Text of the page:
Uh, no, sorry, xblade. When she said “like Steelman,” she actually meant “like Steelman.” That’s what the two words “like” and “Steelman” actually mean. When these two words are joined together, they have a specific meaning, and the meaning isn’t “Steelman.” (This seemed obvious to me, but I guess it isn’t to everyone.)

What’s not always well understood or appreciated by Palin’s detractors is that she actually chooses her words very carefully.

Burke on August 22, 2012 at 1:24 PM

Noted party boss? She’s like that mad old uncle to them and they won’t even invite her to the wedding.

The GOP fears her more than Obama. Nothing changes for them if he stays in power, but if she were to become President, their good old country club days are over with, and they know that.

Don L on August 22, 2012 at 1:26 PM

I shut up with a simple a or b answer! what do you value most:
a) that your religious “rituals” be present at official state events?
b) that all your fellow countrymen feel included in the social institutions that we share?

nathor on August 22, 2012 at 12:46 PM PM

Your feelings are your’s to control.

You can get mad, happy or fell included, all in the same britches.

The is a land of freedom. I’m free to publicly worship God and sing His praises.

And you’re free to worship yourself, if you want to.

kingsjester on August 22, 2012 at 1:18 PM

a or b!!!!! you evade like a politician!

nathor on August 22, 2012 at 1:27 PM

Shut up, Sarah. The decision belongs to Missourians and no one else.

Of course, this comes from the intellecutal heavyweight who couldn’t name a SCOTUS decision she disagreed with, thinks we have a two-party system, and told people they have to pick a party.

Dante on August 22, 2012 at 9:41 AM

We do have a two-party system, which is why she said we have to pick a party. Speaking of intellectual heavyweights, if you can’t understand why people speak of a two-party system and want to imply that it’s somehow a stupid statement, you’re lacking a little intellectual heft yourself.

Shut up, Sarah. The decision belongs to Missourians and no one else.

Of course, this comes from the intellecutal heavyweight who couldn’t name a SCOTUS decision she disagreed with, thinks we have a two-party system, and told people they have to pick a party.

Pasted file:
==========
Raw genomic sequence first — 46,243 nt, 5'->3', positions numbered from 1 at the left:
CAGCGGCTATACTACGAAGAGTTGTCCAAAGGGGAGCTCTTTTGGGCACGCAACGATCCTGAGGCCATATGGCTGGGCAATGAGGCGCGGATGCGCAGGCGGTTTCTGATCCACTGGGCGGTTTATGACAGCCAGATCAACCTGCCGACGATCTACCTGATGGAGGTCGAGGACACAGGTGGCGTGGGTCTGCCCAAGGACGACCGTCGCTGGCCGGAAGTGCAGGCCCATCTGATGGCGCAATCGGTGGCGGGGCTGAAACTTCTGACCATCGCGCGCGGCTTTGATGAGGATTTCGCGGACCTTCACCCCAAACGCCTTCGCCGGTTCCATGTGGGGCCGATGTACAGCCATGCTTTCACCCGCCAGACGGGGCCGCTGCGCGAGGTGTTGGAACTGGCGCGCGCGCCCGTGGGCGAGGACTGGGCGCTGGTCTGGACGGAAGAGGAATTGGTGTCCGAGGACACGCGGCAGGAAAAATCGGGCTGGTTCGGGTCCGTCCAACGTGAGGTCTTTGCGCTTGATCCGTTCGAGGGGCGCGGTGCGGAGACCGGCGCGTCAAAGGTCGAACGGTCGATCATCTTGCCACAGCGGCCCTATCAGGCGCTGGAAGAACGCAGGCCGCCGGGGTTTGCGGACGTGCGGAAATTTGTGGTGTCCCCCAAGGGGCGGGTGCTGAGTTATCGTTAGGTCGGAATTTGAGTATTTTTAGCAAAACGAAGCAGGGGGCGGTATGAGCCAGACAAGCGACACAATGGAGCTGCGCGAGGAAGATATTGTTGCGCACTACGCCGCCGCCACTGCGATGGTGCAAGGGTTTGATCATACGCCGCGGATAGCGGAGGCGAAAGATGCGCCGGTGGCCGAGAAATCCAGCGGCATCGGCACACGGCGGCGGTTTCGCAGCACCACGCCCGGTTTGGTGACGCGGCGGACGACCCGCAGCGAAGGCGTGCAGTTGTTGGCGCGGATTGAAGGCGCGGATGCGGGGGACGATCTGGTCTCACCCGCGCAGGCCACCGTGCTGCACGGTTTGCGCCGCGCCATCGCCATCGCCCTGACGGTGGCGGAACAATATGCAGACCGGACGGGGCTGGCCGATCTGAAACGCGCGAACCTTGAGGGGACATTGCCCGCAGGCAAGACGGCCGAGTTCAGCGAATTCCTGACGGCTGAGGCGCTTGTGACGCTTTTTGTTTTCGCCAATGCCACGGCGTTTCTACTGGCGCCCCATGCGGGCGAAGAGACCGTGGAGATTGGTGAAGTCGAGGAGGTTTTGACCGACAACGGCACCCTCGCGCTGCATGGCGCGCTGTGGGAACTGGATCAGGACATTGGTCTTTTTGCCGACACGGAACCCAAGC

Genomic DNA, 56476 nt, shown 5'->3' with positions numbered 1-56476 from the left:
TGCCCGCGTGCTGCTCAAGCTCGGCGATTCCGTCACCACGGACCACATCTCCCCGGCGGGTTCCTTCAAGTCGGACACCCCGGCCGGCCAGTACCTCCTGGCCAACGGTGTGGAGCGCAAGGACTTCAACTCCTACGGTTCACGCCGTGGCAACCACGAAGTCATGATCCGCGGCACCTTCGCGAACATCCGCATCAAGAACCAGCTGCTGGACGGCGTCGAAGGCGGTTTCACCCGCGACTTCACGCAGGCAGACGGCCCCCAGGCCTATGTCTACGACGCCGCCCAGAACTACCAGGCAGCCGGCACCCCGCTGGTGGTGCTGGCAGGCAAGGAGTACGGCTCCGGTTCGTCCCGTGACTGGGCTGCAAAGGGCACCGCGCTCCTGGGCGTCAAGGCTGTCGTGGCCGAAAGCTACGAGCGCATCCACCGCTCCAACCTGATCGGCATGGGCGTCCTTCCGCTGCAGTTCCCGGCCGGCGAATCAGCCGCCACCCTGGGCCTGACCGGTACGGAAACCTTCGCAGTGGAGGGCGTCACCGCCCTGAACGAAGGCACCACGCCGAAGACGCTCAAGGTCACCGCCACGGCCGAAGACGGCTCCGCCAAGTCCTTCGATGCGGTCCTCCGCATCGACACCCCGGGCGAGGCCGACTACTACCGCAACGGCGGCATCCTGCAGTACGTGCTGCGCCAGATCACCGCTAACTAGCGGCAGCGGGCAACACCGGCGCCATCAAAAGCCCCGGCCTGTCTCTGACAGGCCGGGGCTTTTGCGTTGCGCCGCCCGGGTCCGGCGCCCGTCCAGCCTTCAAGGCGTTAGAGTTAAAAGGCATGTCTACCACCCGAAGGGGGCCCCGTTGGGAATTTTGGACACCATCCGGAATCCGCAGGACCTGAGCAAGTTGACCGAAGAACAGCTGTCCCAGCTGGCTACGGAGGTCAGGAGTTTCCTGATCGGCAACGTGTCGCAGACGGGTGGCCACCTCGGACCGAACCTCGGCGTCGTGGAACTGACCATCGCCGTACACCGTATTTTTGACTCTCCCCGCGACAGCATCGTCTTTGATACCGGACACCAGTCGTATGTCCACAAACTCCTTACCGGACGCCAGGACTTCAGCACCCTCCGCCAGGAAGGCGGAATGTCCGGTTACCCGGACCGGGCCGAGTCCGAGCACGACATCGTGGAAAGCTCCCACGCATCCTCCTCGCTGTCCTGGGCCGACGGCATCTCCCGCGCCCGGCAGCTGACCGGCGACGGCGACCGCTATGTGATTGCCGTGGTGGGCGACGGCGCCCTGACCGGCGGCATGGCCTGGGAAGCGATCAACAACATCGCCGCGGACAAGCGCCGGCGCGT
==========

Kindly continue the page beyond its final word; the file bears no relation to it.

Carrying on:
Dante on August 22, 2012 at 9:41 AM

So you’re personally attacking the woman for simply having an opinion?

GOPRanknFile on August 22, 2012 at 9:42 AM

I think Dante is attacking Palin for being a Republican. It fits into his M.O.

gryphon202 on August 22, 2012 at 9:44 AM

Dante’s just as prone to criticize Reagan because he wasn’t Ron Paul, so he’s definitely a little fringe on the issue of a two-party system.

Though I’ll admit, when you see some of the geniuses we get stuck with in a two-party system, it’s pretty frustrating.

And Reagan did have to make a lot of compromises to get as much of his agenda through a Democratic Congress as possible. That used to bother me a lot, until I realized he was doing the best he could within a muddled system.

That’s why RINOs are so typiccally in the government. They tend to give up when they meet opposition Reagan was about as determined and effective as you ever get in a president, and he still had to accept compromises.

tom on August 22, 2012 at 1:27 PM

Todd Akin is right not to bow to political pressure .

Both Democrats & Republicans have spread a stat (5% or 32,101 rape-related pregnancies) from a *phone survey* in order to paint him as a kook. Phone surveys on rape belong in magazines like Redbook or Cosmopolitan; they do not constitute “legitimate” medical research. The CDC cherry-picked an opinion survey study that is two decades old in order to serve the Left’s agenda…and Republicans not only fell for it but they used it against one of our own.

Republicans took the bait and then poured kerosene on a fire they could have easily stamped out. If we lose that senate seat, it won’t be Todd Akin’s responsibility; it will sit squarely on the shoulders of Republicans (esp conservatives), who chose political correctness over truth and right action.

Todd Akin deserves your support. You owe it to him and to the rest of America.

It’s also time to fight back and reveal the junk science that the Left passes off as fact.

TXJenny on August 22, 2012 at 1:27 PM

nathor on August 22, 2012 at 1:27 PM

If it was up to me, every government meeting would begin with prayer. God knows, we need it.

Stop whining and get over yourself.

kingsjester on August 22, 2012 at 1:29 PM

Portia46 on August 22, 2012 at 12:35 PM

You’re assuming quite a bit, hon. “End run” my a§§! Do you think Obama gives a rat’s posterior about what Palin thinks? He’ll do what it takes for him to retain power…even if it means bringing his enemy closer (giving he the opportunity to be groomed for 2016, which I do NOT want to even *think* about now).

What’s to GAIN if she’s right?
A trophy for Snark.
What’s to LOSE if she’s wrong?
A following that wonders why the hell they should listen to anyone who predicted the other side’s eventual winning ticket.

And THEN this “3rd candidate” cr*p: really sloppy. NO excuse for that; if she wants to be a commentator, she ought to do her research a bit better before flapping her jaw on a matter of such importance it *could* adversely (for our side) affect the result of the Presidential campaign.

Czar of Defenestration on August 22, 2012 at 1:29 PM

Todd Akin deserves your support. You owe it to him and to the rest of America. TXJenny on August 22, 2012 at 1:27 PM

We owe him nothing.

If Akin loses the seat, we might lose the Senate.

We lose the Senate, Obamacare stays.

Obamacare stays, more babies die (HHS Mandate/other regulations).

PP remains federally funded, more babies die.

This isn’t about principles, this is about saving Religious liberty and try to save whatever human life we can.

Bluray on August 22, 2012 at 1:33 PM